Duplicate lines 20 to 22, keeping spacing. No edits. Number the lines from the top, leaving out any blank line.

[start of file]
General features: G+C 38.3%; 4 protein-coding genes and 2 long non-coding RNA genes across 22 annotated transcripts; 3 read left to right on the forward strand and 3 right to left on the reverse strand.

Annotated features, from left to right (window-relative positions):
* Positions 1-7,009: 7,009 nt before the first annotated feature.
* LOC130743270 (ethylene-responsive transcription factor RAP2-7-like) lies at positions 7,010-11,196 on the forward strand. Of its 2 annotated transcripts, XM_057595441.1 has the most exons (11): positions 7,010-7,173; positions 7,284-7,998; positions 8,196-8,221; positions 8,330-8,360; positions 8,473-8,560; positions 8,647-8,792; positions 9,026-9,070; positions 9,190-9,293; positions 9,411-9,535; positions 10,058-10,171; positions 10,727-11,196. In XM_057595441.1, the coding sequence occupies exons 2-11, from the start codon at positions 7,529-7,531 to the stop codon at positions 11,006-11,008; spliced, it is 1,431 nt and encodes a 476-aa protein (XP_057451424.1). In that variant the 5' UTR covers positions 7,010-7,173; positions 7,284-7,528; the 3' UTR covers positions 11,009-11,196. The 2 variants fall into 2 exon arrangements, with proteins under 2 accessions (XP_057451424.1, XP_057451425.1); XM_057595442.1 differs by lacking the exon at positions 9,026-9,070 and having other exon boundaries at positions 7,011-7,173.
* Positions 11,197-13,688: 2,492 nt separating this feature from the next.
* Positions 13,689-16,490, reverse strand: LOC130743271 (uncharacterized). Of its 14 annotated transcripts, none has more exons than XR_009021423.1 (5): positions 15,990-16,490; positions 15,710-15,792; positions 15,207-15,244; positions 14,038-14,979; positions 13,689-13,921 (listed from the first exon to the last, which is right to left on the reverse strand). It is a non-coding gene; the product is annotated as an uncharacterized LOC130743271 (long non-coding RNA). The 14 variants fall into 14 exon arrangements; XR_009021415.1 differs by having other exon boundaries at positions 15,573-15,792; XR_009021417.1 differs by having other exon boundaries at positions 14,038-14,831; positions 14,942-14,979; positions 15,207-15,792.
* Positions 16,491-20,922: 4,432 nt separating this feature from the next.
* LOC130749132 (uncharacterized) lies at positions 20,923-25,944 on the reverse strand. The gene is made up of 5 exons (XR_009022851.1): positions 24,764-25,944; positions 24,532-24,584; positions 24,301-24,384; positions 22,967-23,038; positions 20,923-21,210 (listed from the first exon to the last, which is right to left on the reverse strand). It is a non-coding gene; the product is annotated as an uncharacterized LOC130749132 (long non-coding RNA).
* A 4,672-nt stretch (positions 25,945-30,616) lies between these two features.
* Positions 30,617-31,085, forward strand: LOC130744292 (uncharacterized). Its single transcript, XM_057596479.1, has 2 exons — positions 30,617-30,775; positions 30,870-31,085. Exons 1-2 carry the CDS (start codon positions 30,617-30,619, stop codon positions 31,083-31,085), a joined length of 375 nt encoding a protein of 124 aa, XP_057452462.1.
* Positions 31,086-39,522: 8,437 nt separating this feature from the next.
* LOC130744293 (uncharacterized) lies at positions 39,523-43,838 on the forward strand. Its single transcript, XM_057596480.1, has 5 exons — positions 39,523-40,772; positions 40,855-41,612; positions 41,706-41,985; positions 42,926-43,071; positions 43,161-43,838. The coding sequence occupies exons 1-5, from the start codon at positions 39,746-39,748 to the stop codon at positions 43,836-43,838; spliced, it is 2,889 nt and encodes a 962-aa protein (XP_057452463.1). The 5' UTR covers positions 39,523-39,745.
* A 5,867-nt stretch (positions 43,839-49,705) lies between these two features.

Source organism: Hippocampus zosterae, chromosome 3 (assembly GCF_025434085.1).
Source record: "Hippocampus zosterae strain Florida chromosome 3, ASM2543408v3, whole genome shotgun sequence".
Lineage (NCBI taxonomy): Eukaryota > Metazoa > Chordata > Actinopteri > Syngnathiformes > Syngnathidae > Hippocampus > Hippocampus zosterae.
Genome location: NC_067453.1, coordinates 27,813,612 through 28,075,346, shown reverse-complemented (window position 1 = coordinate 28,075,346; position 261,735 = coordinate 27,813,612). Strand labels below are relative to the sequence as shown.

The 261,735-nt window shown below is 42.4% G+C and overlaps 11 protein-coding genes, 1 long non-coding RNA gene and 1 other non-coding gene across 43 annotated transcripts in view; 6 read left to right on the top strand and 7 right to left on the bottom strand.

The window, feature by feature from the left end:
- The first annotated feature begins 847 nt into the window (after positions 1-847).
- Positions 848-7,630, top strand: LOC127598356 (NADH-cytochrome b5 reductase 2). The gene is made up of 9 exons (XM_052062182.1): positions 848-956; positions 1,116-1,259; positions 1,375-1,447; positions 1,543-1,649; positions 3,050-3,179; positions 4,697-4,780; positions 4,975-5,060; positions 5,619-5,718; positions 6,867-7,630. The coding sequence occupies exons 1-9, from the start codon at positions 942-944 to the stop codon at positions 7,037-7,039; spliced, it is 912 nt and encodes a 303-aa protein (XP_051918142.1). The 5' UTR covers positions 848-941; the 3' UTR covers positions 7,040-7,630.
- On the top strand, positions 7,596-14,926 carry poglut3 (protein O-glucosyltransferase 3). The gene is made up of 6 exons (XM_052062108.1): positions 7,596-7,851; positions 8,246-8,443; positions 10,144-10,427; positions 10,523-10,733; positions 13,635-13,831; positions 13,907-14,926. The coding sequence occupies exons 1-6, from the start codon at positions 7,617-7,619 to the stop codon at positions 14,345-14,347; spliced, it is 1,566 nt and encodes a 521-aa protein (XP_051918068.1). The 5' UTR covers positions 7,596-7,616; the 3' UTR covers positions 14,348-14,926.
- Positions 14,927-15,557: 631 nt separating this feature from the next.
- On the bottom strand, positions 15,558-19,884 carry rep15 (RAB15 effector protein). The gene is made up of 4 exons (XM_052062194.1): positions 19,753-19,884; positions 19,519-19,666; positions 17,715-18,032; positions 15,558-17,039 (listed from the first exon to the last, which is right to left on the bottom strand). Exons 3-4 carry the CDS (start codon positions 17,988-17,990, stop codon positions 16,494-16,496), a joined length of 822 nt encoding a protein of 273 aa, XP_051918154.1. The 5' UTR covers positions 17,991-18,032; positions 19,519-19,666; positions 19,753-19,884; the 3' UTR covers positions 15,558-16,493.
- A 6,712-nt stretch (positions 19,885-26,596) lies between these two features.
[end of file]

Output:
- The first annotated feature begins 847 nt into the window (after positions 1-847).
- Positions 848-7,630, top strand: LOC127598356 (NADH-cytochrome b5 reductase 2). The gene is made up of 9 exons (XM_052062182.1): positions 848-956; positions 1,116-1,259; positions 1,375-1,447; positions 1,543-1,649; positions 3,050-3,179; positions 4,697-4,780; positions 4,975-5,060; positions 5,619-5,718; positions 6,867-7,630. The coding sequence occupies exons 1-9, from the start codon at positions 942-944 to the stop codon at positions 7,037-7,039; spliced, it is 912 nt and encodes a 303-aa protein (XP_051918142.1). The 5' UTR covers positions 848-941; the 3' UTR covers positions 7,040-7,630.
- On the top strand, positions 7,596-14,926 carry poglut3 (protein O-glucosyltransferase 3). The gene is made up of 6 exons (XM_052062108.1): positions 7,596-7,851; positions 8,246-8,443; positions 10,144-10,427; positions 10,523-10,733; positions 13,635-13,831; positions 13,907-14,926. The coding sequence occupies exons 1-6, from the start codon at positions 7,617-7,619 to the stop codon at positions 14,345-14,347; spliced, it is 1,566 nt and encodes a 521-aa protein (XP_051918068.1). The 5' UTR covers positions 7,596-7,616; the 3' UTR covers positions 14,348-14,926.